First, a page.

To address the demand for trained psychotherapists to work in the expanding field of psychedelic studies, CIIS created the Center for Psychedelic Therapy and Research (the Center) in 2015. The Center is directed by clinical psychologist Dr. Janis Phelps, who is also a professor in the East-West Psychology program.
As part of a public service campaign to teach a variety of topics related to psychedelic research, the Center offers a series of evening lectures, weekend workshops, webinars, and films shown at CIIS and online. The goal of the Center's Certificate in Psychedelic-Assisted Therapies and Research is to invite cohorts of licensed psychotherapists and medical professionals to become psychedelic researchers and practitioners in legal clinical studies.
The goal of the Center's certificate program is to teach licensed psychotherapists and medical professionals and ordained clergy to become psychedelic researchers in the US and abroad. The certificate program trained 89 licensed and ordained professionals in 2016 and 2017. We are currently training 62 future psychedelic licensed therapists and researchers in the 2018 class. The next certificate course will be begin in March 2019. Dr. Phelps has spoken at national and international conferences about this innovative, first of its kind postgraduate certification program.
Throughout its history, CIIS has been a leader in consciousness research, including research into non-ordinary states of consciousness. In 1997, nearly three decades after the enactment of the Controlled Substances Act made psychedelic drugs illegal, CIIS began offering the Robert Joseph and Wilhelmina Kranzke Endowed Scholarships, a gift of Robert Barnhart in memory of his parents. The endowment supports two to four annual scholarships of $5,000 each for students who are conducting approved psychotropic research. CIIS Trustee Meihong Xu and her husband, Bill Melton, have continued this tradition by matching all gifts and grants to the Center up to $300,000, doubling the value of any donation made to support psychedelic studies at CIIS. The Center has received more than $100,000 in scholarship funding from individual and organizational donors including Robert Barnhart, the George Sarlo Foundation of the Jewish Community Endowment Fund, and the Betsy Gordon Foundation. These scholarships have supported people of color, LGBTQI-identified people, and people who demonstrate financial need to study in the Center's certificate program.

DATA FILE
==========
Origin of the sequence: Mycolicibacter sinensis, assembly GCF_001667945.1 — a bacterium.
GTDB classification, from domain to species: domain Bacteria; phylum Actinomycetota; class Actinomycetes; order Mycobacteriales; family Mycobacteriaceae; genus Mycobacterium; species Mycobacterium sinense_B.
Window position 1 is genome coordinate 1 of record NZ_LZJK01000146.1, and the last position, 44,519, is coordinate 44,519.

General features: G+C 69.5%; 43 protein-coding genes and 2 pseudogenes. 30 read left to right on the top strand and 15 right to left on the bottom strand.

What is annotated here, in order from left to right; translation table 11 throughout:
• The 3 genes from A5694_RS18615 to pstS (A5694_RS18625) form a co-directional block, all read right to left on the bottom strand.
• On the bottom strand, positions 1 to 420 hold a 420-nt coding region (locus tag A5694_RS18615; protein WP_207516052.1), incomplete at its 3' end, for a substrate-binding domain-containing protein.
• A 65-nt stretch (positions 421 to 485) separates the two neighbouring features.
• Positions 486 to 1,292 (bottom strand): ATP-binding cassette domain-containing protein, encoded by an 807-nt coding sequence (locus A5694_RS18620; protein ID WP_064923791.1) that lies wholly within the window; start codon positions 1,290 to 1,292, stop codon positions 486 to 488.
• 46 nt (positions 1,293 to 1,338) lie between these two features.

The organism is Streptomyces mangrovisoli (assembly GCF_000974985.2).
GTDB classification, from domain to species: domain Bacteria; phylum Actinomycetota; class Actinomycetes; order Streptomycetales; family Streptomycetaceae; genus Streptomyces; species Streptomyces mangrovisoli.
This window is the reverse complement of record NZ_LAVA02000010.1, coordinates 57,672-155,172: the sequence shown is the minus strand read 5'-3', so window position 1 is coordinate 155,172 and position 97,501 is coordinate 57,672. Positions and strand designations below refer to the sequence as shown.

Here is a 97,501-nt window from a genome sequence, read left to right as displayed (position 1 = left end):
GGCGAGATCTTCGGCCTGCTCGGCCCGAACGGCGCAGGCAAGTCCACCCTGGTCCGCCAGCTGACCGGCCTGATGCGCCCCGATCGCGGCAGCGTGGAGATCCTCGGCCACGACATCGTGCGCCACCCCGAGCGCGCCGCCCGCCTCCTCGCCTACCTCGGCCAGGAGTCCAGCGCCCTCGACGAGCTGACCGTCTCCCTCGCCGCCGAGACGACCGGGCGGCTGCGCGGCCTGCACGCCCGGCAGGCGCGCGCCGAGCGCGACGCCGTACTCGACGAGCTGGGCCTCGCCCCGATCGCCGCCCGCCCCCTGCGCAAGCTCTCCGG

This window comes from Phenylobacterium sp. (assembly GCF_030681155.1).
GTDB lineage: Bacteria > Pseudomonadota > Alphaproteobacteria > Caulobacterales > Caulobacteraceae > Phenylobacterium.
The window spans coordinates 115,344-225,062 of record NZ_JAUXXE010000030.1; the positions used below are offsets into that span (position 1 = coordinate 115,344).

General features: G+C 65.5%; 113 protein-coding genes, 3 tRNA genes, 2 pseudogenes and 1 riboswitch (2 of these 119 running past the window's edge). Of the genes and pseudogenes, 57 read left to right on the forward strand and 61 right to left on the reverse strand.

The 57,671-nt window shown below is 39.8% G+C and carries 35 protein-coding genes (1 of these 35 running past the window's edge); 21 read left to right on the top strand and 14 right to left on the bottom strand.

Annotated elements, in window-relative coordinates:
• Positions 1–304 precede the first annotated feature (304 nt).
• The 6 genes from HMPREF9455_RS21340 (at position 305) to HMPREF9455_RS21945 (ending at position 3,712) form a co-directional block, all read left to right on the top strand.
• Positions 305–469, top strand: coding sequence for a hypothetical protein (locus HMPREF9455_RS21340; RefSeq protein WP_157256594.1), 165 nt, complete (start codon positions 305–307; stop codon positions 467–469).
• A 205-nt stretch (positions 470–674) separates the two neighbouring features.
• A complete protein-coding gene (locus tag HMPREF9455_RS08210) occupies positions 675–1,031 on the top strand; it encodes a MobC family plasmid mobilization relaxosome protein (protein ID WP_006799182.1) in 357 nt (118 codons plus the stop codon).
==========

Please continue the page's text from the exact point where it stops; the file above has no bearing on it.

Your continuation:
Creation of the Center allows CIIS to build strong partnerships with other universities, medical centers, researchers, and research groups. More than a dozen top psychedelic researchers —including Dr. Bill Richards (Johns Hopkins University), Dr. Charles Grob (University of California, Los Angeles), and Michael and Annie Mithoefer, lead researchers for the Multidisciplinary Association of Psychedelic Studies (MAPS)— have partnered with the Center to teach in the certificate program. Researchers from the University of California, San Francisco and California Pacific Medical Center have joined the Center’s council of advisors.